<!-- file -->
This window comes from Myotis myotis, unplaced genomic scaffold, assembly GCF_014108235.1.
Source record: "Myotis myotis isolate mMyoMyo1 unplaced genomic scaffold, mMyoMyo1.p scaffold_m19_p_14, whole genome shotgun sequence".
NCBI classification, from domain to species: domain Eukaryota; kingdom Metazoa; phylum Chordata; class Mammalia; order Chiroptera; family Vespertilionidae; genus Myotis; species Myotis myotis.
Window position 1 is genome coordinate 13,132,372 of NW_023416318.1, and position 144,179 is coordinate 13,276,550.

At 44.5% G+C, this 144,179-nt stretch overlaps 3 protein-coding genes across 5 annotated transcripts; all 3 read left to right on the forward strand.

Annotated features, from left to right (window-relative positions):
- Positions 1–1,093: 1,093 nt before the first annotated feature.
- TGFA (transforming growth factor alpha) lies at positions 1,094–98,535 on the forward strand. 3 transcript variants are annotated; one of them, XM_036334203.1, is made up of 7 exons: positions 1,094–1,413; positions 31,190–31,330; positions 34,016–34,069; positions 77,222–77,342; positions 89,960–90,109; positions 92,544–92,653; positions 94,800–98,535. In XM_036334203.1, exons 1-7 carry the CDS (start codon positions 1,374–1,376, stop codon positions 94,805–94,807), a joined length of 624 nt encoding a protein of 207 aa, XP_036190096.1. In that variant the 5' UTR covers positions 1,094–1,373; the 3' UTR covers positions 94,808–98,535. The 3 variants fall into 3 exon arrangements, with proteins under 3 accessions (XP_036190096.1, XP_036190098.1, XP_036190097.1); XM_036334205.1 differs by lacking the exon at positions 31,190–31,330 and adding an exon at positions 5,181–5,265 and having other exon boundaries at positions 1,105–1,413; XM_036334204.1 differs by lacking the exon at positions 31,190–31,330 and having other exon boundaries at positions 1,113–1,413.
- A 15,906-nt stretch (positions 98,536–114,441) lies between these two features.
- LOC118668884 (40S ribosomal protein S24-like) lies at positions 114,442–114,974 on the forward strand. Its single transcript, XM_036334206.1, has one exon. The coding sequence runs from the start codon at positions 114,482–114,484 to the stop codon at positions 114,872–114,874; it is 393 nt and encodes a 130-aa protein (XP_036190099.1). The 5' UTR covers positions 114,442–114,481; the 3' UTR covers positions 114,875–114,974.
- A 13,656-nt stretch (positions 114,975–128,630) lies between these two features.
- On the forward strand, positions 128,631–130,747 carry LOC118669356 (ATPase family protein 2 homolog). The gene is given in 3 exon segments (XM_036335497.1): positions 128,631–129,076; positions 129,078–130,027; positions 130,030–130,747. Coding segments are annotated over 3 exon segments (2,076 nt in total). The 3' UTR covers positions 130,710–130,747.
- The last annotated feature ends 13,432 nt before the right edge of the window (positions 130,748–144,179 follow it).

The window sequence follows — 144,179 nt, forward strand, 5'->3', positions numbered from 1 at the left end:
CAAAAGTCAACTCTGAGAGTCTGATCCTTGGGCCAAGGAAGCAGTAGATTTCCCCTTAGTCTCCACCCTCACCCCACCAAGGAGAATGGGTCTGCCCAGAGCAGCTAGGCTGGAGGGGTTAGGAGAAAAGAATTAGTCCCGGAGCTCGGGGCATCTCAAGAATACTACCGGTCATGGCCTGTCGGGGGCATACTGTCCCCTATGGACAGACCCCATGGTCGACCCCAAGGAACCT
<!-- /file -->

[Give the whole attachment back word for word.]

This window comes from Myotis myotis, unplaced genomic scaffold, assembly GCF_014108235.1.
Source record: "Myotis myotis isolate mMyoMyo1 unplaced genomic scaffold, mMyoMyo1.p scaffold_m19_p_14, whole genome shotgun sequence".
NCBI classification, from domain to species: domain Eukaryota; kingdom Metazoa; phylum Chordata; class Mammalia; order Chiroptera; family Vespertilionidae; genus Myotis; species Myotis myotis.
Window position 1 is genome coordinate 13,132,372 of NW_023416318.1, and position 144,179 is coordinate 13,276,550.

At 44.5% G+C, this 144,179-nt stretch overlaps 3 protein-coding genes across 5 annotated transcripts; all 3 read left to right on the forward strand.

Annotated features, from left to right (window-relative positions):
- Positions 1–1,093: 1,093 nt before the first annotated feature.
- TGFA (transforming growth factor alpha) lies at positions 1,094–98,535 on the forward strand. 3 transcript variants are annotated; one of them, XM_036334203.1, is made up of 7 exons: positions 1,094–1,413; positions 31,190–31,330; positions 34,016–34,069; positions 77,222–77,342; positions 89,960–90,109; positions 92,544–92,653; positions 94,800–98,535. In XM_036334203.1, exons 1-7 carry the CDS (start codon positions 1,374–1,376, stop codon positions 94,805–94,807), a joined length of 624 nt encoding a protein of 207 aa, XP_036190096.1. In that variant the 5' UTR covers positions 1,094–1,373; the 3' UTR covers positions 94,808–98,535. The 3 variants fall into 3 exon arrangements, with proteins under 3 accessions (XP_036190096.1, XP_036190098.1, XP_036190097.1); XM_036334205.1 differs by lacking the exon at positions 31,190–31,330 and adding an exon at positions 5,181–5,265 and having other exon boundaries at positions 1,105–1,413; XM_036334204.1 differs by lacking the exon at positions 31,190–31,330 and having other exon boundaries at positions 1,113–1,413.
- A 15,906-nt stretch (positions 98,536–114,441) lies between these two features.
- LOC118668884 (40S ribosomal protein S24-like) lies at positions 114,442–114,974 on the forward strand. Its single transcript, XM_036334206.1, has one exon. The coding sequence runs from the start codon at positions 114,482–114,484 to the stop codon at positions 114,872–114,874; it is 393 nt and encodes a 130-aa protein (XP_036190099.1). The 5' UTR covers positions 114,442–114,481; the 3' UTR covers positions 114,875–114,974.
- A 13,656-nt stretch (positions 114,975–128,630) lies between these two features.
- On the forward strand, positions 128,631–130,747 carry LOC118669356 (ATPase family protein 2 homolog). The gene is given in 3 exon segments (XM_036335497.1): positions 128,631–129,076; positions 129,078–130,027; positions 130,030–130,747. Coding segments are annotated over 3 exon segments (2,076 nt in total). The 3' UTR covers positions 130,710–130,747.
- The last annotated feature ends 13,432 nt before the right edge of the window (positions 130,748–144,179 follow it).

The window sequence follows — 144,179 nt, forward strand, 5'->3', positions numbered from 1 at the left end:
CAAAAGTCAACTCTGAGAGTCTGATCCTTGGGCCAAGGAAGCAGTAGATTTCCCCTTAGTCTCCACCCTCACCCCACCAAGGAGAATGGGTCTGCCCAGAGCAGCTAGGCTGGAGGGGTTAGGAGAAAAGAATTAGTCCCGGAGCTCGGGGCATCTCAAGAATACTACCGGTCATGGCCTGTCGGGGGCATACTGTCCCCTATGGACAGACCCCATGGTCGACCCCAAGGAACCT